Welcome to my educational website. 
The purpose of the website is to share educational websites, videos, articles, parent resources, and personal/professional information.  
The 2017-2018 school year will be my 8th year as Superintendent in the Lynnville-Sully Community School District.


Superintendent's Message - July 2017

Open Enrollment Positively Impacts Lynnville-Sully Student Count & Budget

What is open enrollment? Iowa’s open enrollment law allows students to transfer from one public school to another public school without paying tuition.  According to the Financing Public Education in Iowa report (January 2017), legislation signed in 1989 provided for open enrollment of students between public school districts.  The state of Iowa per student allocation transfers with the student from district to district. Last school year’s student allocation was $6,591. For Lynnville-Sully, there are more students open enrolling IN than open enrolling OUT.  At Lynnville-Sully, open enrollment improved student count as well as the school budget.

How has open enrollment impacted positively Lynnville-Sully? In the 2016-2017 school year, 72 students open-enrolled IN to Lynnville-Sully from surrounding school districts. Students open enrolled IN from the following school districts: BGM, Grinnell-Newburg, Montezuma, Newton, PCM, and Southeast Polk. The majority of open enrolled IN students came from Newton and Grinnell-Newburg.  After reviewing open enrollment numbers in April 2017, the school district is projecting over 80 students open enrolling IN for the 2017-2018 school year.  The open enrollment numbers have not always been this high. Ten years ago, only 42 students open enrolled IN to Lynnville-Sully. Iowa’s school funding formula is a student-based formula, meaning that the allowable spending for a school district is based upon the number of students enrolled on October 1 of each year.

What are student enrollment trends in Iowa? A majority of school districts across the state of Iowa have experienced decline in student enrollment. As a result, there has been a decline of school districts across the state of Iowa: In 1980 there were 445 school districts; 1990 – 431 school districts; 2000 – 375 school districts; 2016 – 333 school districts.  In the South Iowa Cedar League (SICL) Conference, student enrollment in each school district has declined over the past 20 years. Although Lynnville-Sully enrollment has experienced the smallest decline of students in the SICL Conference (43 students over the past 20 years), the school district is currently experiencing a surge of new students to the school district.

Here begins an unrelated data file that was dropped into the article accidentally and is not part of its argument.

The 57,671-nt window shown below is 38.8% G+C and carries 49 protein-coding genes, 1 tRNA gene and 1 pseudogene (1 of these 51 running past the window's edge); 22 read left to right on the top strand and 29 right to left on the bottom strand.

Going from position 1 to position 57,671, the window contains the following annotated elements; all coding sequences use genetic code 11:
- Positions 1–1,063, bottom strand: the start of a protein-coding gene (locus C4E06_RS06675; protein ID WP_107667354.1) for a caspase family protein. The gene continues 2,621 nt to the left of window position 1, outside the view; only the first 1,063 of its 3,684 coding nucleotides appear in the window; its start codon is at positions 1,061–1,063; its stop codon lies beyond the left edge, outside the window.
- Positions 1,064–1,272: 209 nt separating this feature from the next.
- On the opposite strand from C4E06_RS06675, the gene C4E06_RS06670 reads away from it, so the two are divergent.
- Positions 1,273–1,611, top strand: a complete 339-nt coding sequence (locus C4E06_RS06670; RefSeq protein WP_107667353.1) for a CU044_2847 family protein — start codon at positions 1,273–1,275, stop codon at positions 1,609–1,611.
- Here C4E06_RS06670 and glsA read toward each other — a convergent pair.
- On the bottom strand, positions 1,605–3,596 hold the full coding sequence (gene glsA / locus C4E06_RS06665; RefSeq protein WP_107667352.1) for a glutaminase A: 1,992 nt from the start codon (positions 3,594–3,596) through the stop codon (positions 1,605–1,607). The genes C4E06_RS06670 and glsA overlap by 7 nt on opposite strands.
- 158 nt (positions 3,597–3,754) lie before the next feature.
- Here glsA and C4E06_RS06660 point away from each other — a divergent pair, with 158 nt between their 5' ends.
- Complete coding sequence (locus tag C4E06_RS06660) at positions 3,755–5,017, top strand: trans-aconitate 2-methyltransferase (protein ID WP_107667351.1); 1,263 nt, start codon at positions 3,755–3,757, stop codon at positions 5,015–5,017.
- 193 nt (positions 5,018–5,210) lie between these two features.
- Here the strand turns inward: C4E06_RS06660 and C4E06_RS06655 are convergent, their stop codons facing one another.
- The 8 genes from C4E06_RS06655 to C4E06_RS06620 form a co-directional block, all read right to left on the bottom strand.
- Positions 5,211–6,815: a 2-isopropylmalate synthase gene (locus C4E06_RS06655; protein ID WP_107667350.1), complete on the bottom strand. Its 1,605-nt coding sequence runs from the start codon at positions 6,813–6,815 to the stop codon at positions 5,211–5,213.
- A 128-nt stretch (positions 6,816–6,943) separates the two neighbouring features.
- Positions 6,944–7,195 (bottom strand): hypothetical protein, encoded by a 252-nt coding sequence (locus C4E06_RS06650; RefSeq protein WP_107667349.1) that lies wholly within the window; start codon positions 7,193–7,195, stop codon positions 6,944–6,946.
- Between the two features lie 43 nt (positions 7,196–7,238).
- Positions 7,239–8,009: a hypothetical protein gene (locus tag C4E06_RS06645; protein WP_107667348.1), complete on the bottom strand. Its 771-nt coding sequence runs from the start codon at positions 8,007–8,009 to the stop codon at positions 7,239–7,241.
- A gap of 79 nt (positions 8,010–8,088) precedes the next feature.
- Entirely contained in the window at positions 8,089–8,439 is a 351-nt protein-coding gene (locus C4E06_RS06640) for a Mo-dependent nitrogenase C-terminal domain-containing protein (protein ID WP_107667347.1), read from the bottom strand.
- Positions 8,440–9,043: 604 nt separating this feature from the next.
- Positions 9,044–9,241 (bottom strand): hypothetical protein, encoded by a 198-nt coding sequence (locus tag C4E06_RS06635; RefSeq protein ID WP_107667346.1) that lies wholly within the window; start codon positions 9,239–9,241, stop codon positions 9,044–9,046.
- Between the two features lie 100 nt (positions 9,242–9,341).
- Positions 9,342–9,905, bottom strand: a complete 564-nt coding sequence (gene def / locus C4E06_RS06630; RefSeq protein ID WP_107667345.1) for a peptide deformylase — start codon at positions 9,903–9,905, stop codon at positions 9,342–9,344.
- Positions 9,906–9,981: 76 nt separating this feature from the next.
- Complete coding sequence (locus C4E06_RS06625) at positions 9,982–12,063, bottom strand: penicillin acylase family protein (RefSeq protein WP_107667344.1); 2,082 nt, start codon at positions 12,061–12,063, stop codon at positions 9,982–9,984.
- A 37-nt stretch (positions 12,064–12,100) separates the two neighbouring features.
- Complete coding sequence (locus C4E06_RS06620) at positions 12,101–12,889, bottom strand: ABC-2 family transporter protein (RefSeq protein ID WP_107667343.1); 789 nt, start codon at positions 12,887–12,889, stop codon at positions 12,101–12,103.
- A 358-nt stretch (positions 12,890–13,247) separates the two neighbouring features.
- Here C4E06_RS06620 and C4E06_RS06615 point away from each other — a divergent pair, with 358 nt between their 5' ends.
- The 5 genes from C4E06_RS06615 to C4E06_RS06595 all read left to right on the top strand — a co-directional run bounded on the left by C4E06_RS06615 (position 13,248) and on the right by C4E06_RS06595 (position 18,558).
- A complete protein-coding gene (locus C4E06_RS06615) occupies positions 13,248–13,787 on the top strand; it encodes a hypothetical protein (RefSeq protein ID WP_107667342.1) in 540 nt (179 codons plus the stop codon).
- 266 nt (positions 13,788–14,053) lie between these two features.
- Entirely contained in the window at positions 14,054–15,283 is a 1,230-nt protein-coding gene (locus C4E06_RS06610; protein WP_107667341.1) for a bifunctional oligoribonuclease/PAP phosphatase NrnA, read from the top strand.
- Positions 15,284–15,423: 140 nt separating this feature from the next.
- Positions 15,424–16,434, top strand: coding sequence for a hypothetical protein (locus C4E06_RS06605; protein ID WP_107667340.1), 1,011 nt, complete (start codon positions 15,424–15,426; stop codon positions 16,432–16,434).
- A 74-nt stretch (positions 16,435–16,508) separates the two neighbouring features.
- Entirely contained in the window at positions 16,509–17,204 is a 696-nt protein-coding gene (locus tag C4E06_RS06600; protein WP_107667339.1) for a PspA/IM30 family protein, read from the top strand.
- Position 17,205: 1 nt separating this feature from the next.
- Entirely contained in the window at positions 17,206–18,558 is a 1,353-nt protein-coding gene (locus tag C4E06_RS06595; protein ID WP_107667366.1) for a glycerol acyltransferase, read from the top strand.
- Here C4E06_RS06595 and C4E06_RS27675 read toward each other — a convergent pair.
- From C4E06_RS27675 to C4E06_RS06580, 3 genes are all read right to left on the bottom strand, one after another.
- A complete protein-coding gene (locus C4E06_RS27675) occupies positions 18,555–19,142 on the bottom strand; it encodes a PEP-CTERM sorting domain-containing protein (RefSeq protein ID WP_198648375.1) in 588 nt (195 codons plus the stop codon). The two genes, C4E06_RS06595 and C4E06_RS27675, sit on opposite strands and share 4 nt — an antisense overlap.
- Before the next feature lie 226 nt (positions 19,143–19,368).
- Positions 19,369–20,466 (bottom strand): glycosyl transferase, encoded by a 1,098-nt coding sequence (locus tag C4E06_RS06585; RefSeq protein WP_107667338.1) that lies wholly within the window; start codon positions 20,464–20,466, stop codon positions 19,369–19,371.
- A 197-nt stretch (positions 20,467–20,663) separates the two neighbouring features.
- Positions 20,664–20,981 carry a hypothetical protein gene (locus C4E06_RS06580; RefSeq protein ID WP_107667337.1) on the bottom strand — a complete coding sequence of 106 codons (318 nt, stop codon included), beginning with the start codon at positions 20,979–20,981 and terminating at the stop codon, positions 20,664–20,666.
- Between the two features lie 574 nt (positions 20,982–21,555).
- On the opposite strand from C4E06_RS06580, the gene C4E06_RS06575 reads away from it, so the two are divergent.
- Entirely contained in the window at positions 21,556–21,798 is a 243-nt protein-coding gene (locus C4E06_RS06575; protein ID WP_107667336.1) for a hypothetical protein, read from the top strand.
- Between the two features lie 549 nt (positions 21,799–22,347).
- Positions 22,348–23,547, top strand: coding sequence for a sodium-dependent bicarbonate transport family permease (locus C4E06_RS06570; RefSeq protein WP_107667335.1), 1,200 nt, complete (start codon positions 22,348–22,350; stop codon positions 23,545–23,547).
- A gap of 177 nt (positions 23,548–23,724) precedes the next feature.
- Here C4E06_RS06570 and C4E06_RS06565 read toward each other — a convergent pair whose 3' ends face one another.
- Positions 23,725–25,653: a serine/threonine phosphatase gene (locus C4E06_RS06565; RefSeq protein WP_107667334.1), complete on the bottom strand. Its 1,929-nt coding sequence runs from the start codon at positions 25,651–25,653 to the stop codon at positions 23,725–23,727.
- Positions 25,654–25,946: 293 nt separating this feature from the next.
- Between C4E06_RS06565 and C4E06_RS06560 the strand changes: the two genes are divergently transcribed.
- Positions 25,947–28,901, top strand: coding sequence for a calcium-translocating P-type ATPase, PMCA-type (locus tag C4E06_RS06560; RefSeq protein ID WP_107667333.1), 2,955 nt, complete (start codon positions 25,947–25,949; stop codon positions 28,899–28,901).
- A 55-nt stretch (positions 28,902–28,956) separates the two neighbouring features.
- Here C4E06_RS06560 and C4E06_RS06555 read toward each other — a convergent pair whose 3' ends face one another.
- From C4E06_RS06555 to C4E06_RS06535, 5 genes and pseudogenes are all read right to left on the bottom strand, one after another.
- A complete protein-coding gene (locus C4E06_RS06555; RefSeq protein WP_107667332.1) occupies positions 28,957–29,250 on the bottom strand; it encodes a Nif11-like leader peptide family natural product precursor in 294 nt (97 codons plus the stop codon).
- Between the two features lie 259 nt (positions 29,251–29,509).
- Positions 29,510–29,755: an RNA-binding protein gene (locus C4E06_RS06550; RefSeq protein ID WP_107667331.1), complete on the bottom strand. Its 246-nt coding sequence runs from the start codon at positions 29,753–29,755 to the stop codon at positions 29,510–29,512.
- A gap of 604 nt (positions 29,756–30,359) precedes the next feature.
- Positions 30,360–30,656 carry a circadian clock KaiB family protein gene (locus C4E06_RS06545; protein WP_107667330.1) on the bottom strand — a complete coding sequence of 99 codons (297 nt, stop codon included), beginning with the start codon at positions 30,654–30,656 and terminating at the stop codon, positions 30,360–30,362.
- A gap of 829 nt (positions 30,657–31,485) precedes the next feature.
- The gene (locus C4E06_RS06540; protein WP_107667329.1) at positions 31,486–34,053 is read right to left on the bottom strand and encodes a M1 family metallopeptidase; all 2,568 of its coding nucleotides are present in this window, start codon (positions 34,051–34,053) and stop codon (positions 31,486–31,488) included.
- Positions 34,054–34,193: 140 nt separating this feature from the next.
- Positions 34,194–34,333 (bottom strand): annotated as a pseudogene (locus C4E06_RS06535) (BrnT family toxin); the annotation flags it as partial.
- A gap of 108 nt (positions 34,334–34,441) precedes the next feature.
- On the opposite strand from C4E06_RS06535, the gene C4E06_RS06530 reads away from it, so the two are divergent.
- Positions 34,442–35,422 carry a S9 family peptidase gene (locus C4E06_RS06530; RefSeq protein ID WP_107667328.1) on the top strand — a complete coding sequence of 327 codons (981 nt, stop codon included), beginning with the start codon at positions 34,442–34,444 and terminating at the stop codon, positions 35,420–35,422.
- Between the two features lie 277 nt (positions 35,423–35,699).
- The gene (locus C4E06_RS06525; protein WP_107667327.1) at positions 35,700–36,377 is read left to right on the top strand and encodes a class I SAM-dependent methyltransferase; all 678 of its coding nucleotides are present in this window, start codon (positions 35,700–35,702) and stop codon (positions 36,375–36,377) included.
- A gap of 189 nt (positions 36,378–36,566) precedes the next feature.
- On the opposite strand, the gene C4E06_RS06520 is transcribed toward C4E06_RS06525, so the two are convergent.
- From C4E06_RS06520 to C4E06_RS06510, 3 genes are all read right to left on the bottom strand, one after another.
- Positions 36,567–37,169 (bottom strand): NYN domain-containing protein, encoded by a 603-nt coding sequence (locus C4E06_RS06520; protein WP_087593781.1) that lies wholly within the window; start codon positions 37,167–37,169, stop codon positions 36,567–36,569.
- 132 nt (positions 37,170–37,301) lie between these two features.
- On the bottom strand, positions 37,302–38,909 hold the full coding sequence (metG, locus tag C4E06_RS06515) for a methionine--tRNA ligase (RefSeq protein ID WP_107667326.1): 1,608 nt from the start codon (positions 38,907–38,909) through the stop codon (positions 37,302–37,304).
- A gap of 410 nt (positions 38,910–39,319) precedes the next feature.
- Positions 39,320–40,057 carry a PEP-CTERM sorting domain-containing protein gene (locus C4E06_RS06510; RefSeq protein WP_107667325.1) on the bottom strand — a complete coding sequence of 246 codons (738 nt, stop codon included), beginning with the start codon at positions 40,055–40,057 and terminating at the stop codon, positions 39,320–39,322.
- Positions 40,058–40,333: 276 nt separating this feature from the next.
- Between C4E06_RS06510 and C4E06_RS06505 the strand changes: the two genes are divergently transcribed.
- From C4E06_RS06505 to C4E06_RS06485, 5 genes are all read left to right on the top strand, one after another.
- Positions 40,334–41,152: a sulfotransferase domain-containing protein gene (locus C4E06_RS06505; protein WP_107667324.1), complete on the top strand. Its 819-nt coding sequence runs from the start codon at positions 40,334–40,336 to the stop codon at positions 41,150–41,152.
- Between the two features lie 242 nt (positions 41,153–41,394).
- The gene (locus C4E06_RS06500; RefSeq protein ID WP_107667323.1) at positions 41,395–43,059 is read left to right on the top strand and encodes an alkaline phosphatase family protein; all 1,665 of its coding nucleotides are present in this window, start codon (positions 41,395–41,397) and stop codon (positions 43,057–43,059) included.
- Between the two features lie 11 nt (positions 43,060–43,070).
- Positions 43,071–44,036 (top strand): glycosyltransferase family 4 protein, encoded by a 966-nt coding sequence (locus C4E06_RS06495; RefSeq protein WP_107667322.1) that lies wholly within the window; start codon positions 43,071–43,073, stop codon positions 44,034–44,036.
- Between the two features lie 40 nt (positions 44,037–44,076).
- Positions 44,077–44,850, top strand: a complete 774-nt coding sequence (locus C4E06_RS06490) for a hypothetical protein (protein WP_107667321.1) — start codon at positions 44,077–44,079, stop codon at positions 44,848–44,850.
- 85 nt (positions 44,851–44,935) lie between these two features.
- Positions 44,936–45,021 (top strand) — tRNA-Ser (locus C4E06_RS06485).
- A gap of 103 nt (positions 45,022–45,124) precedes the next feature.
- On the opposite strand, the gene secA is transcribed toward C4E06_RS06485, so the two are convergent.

What are student enrollment projections for Lynnville-Sully? Next school year, Lynnville-Sully is anticipating an increase of 15 new students from open enrollment and families moving into the school district.  That’s good news because the school finance formula is based on the number of students enrolled in the district, as we gain students, we gain revenues to serve those students and, if enrollment declines, we lose revenue. Any time that we lose student enrollment, the district’s revenue is reduced by $6,591 multiplied by the number of students lost for next year. (i.e. if we lose 10 students multiply $6,591 times 10 which equals $65,910). For Lynnville-Sully, our projected increase of 15 more students means additional revenues in the budget. Remember, the key to maintaining a small school district is increasing or maintaining student enrollment.




Shane Ehresman, Ed.S.
Superintendent
Lynnville-Sully Community School District


Twitter